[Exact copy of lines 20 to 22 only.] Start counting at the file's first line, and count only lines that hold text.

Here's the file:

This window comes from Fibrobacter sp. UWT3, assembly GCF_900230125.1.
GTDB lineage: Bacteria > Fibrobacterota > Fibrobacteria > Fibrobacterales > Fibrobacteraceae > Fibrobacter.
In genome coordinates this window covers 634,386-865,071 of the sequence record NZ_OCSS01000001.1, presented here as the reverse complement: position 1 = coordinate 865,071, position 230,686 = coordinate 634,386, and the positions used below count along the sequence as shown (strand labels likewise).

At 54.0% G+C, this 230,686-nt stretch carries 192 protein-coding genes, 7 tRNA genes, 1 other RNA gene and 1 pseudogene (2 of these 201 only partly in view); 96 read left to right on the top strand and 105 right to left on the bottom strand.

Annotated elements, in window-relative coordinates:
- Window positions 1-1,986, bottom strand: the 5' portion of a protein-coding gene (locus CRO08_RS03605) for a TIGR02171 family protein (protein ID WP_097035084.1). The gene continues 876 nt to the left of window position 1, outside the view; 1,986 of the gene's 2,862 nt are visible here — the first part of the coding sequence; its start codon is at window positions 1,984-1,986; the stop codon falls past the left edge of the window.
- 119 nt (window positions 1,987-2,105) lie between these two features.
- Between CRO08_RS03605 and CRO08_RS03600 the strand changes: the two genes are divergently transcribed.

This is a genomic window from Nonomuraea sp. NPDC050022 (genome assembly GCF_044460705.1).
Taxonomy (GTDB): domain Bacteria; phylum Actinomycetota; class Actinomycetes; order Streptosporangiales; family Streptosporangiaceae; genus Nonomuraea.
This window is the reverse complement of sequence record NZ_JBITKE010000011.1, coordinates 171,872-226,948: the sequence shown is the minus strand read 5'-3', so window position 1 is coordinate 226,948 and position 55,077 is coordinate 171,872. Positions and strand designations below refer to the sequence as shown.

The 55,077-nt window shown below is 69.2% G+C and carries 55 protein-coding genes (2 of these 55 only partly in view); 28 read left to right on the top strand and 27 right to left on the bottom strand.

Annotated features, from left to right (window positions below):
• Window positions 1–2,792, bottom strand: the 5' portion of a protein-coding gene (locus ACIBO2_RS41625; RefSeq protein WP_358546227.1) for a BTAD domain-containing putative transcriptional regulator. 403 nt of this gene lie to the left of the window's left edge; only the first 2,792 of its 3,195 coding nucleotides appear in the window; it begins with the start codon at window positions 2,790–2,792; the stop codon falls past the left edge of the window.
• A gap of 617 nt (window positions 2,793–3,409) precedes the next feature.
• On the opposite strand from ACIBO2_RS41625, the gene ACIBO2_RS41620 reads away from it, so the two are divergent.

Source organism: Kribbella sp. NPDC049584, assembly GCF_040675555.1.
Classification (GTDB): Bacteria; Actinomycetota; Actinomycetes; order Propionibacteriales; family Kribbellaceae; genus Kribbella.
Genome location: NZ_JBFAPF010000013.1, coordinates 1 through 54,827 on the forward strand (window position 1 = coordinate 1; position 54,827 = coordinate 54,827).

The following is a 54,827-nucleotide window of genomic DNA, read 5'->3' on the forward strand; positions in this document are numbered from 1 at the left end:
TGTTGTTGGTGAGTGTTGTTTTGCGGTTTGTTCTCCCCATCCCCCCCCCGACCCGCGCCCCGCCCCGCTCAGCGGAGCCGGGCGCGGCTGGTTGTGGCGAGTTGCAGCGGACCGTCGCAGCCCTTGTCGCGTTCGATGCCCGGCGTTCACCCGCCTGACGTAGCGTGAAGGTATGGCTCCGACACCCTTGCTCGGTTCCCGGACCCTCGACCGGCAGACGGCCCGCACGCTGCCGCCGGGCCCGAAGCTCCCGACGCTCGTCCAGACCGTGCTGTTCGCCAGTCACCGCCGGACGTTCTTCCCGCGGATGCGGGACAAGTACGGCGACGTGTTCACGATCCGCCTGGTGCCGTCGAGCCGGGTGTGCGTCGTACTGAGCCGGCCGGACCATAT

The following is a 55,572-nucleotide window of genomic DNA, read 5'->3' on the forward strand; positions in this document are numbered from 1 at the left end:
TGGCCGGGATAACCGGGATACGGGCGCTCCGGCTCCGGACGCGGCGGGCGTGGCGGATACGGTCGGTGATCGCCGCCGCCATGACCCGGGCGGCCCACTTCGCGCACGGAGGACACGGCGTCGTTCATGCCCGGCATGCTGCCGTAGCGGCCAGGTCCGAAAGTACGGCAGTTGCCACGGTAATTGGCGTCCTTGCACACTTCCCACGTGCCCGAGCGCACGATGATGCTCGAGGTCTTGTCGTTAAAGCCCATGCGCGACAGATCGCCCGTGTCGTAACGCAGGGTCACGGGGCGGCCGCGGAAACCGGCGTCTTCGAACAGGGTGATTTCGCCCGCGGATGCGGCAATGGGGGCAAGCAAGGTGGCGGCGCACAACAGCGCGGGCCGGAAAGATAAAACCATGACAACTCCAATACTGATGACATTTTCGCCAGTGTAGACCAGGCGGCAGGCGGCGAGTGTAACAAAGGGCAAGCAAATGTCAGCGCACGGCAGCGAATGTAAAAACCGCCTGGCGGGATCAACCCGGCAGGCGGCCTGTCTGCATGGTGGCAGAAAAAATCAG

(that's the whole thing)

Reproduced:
The following is a 54,827-nucleotide window of genomic DNA, read 5'->3' on the forward strand; positions in this document are numbered from 1 at the left end:
TGTTGTTGGTGAGTGTTGTTTTGCGGTTTGTTCTCCCCATCCCCCCCCCGACCCGCGCCCCGCCCCGCTCAGCGGAGCCGGGCGCGGCTGGTTGTGGCGAGTTGCAGCGGACCGTCGCAGCCCTTGTCGCGTTCGATGCCCGGCGTTCACCCGCCTGACGTAGCGTGAAGGTATGGCTCCGACACCCTTGCTCGGTTCCCGGACCCTCGACCGGCAGACGGCCCGCACGCTGCCGCCGGGCCCGAAGCTCCCGACGCTCGTCCAGACCGTGCTGTTCGCCAGTCACCGCCGGACGTTCTTCCCGCGGATGCGGGACAAGTACGGCGACGTGTTCACGATCCGCCTGGTGCCGTCGAGCCGGGTGTGCGTCGTACTGAGCCGGCCGGACCATAT

The following is a 55,572-nucleotide window of genomic DNA, read 5'->3' on the forward strand; positions in this document are numbered from 1 at the left end: